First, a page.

Conservatives are in a legal battle to stop Biden's student loan forgiveness The legal cases all face the same challenge: finding a plaintiff who will be clearly harmed by debt cancellation.

A look inside the legal battle to stop Biden's student loan relief

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The legal fight has begun to stop President Biden from canceling hundreds of billions of dollars in federal student loan debt. Two lawsuits have been filed in recent days, with more likely to follow, all arguing the president doesn't have the authority to cancel debt on this scale. In response, the U.S. Department of Education is subtly shifting its debt relief plan, trying to undercut these legal challenges. Here to walk us through this all is NPR's Cory Turner. Good morning.

CORY TURNER, BYLINE: Good morning, Leila.

FADEL: So, Cory, let's start with the most recent lawsuit that came yesterday filed by six state attorneys general.

TURNER: That's right. They're from Nebraska, Missouri, Arkansas, Iowa, Kansas and South Carolina. And they make a few arguments, again that Biden doesn't have the authority to do this. But also knowing they have to show actual harm, Leila, they're arguing that mass loan cancellation hurts their states. They say they'll miss out on future state income tax. But they also take issue with the department's plan for old federal student loans that are known as FFEL loans. So many of these loans are managed by banks or even state agencies, not the federal government. And Biden's original plan allowed FFEL borrowers to consolidate these old loans into new federal loans and qualify for cancellation. And these states argue if a lot of these loans go away, it'll hurt the FFEL loan managers financially and the states they're in.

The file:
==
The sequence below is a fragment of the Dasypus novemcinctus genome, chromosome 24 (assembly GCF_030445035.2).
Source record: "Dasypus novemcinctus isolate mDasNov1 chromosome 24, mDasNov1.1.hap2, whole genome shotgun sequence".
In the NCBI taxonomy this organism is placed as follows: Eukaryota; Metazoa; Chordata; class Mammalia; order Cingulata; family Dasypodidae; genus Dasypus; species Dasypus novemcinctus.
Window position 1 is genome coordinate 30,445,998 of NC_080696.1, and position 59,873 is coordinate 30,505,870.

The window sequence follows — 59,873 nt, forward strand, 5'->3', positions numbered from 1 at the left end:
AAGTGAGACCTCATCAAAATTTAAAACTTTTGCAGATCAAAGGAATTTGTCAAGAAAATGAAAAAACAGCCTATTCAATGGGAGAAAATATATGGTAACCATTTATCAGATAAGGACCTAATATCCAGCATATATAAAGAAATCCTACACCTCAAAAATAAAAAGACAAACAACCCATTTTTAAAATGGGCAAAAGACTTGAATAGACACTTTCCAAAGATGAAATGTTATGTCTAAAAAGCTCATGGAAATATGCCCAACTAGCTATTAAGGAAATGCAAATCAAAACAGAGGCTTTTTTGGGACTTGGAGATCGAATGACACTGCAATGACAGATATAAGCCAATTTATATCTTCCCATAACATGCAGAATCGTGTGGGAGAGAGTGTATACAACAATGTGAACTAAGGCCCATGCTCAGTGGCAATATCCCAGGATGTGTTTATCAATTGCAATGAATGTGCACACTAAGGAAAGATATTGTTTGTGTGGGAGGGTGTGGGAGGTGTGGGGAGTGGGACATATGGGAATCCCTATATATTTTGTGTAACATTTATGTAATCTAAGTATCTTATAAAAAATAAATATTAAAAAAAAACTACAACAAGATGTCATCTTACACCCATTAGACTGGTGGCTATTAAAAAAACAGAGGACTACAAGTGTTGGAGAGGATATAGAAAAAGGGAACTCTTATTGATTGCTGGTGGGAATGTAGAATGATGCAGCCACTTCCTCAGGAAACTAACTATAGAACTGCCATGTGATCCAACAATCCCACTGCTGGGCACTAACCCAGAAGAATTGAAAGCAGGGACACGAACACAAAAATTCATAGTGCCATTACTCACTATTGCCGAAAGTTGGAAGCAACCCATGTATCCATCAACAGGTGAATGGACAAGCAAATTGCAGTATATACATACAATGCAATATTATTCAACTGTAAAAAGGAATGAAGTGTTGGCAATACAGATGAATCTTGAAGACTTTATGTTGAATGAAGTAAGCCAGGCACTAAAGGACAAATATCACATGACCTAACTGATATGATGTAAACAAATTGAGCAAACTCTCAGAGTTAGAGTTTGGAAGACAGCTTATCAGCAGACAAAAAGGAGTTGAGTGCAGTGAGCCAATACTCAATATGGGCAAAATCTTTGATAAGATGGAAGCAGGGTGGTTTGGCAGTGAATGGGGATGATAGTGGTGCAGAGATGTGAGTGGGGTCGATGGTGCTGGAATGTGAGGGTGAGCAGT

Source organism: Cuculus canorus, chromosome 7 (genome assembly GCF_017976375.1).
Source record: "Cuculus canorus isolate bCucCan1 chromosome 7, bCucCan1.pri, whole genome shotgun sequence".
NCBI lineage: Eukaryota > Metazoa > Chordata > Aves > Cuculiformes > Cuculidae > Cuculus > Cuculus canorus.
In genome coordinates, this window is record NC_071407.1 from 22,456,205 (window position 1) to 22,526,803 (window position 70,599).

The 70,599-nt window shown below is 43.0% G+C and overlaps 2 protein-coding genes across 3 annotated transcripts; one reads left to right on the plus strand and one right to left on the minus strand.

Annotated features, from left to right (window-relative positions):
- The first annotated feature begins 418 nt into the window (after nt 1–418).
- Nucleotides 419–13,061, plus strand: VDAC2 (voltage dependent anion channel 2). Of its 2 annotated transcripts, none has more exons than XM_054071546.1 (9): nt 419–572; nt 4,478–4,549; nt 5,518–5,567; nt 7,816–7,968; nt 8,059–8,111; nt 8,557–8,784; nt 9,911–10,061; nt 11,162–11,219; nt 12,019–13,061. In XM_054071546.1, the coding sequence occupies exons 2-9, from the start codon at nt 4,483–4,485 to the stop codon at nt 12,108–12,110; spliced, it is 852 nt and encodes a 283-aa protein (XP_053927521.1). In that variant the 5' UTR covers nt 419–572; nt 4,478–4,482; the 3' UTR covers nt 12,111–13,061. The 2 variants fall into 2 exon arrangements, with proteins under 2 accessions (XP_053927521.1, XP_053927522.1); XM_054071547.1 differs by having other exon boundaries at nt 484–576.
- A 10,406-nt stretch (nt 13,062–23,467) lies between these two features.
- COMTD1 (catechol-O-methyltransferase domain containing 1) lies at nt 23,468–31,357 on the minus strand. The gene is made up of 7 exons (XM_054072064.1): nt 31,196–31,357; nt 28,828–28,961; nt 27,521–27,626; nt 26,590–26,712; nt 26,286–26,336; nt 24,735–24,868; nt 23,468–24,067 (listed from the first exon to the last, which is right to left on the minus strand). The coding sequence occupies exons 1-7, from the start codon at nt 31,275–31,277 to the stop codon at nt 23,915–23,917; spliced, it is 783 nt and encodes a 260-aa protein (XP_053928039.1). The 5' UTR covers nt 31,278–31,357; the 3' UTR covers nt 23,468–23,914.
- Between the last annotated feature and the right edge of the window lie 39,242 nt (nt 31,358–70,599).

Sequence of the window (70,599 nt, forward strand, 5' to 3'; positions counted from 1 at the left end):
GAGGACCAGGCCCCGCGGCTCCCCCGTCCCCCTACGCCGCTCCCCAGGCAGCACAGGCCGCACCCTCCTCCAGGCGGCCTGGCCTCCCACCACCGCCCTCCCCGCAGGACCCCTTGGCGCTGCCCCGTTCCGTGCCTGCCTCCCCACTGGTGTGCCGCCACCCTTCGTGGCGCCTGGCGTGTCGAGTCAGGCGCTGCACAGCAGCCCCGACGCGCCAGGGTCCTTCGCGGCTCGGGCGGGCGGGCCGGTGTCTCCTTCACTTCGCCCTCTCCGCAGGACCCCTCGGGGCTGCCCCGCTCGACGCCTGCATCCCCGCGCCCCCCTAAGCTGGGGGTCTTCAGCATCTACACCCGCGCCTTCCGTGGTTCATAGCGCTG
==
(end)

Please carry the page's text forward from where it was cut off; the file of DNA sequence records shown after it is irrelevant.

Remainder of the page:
FADEL: OK. So what does the Education Department say about this?

TURNER: Well, first, they say President Biden does have the authority to cancel these debts. And that's thanks to a law that Congress passed after the attacks of 9/11. But this other issue about banks and state agencies suffering financial harm by losing all of these old federal loans, well, it did something really unusual yesterday. It quietly changed the language on its website to suddenly exclude many of these borrowers from debt relief. We know there are about 4 million of them with these kinds of loans. An administration official told me many of them will still qualify but that around 800,000 FFEL borrowers as of yesterday will not now qualify. And the department didn't clearly explain why they'd done it. Though, I spoke with multiple legal experts who all said it's pretty clear the department was worried it was not on solid legal footing here.

FADEL: OK. So let's jump now to the other lawsuit we mentioned earlier this week, this one from an individual borrower claiming harm.

TURNER: Yeah, his name is Frank Garrison. He's an attorney in Indiana. And according to his complaint, he says he should qualify for debt relief automatically. And that's important, Leila, because Indiana is one of the handful of states that has said it will tax this debt relief as income. And Garrison says he doesn't want to pay that tax because he doesn't want this relief now because he's only about four years away from having all of his student loans erased under the public service loan forgiveness program. And that relief would not be taxable. So he's asking the court to block the Ed Department from canceling anyone's debts.

FADEL: OK. So what does the Biden administration say about all this?

TURNER: Well, just a few hours after the suit was filed, White House spokesman emailed me and said anyone who does not want debt relief can choose to opt out.


TURNER: And yesterday, then the judge in the case refused Garrison's request to stop debt relief from proceeding because he wrote this opt out, which appears to be new, means Garrison cannot be irreparably harmed by the plan. I will say, though, Leila, we are all but sure to see more of these legal challenges as these conservative groups and politicians continue to sort of tweak their arguments and the Ed Department keeps gently tweaking its plan.

FADEL: NPR's Cory Turner, who covers education. Thanks, Cory.

TURNER: You're welcome.

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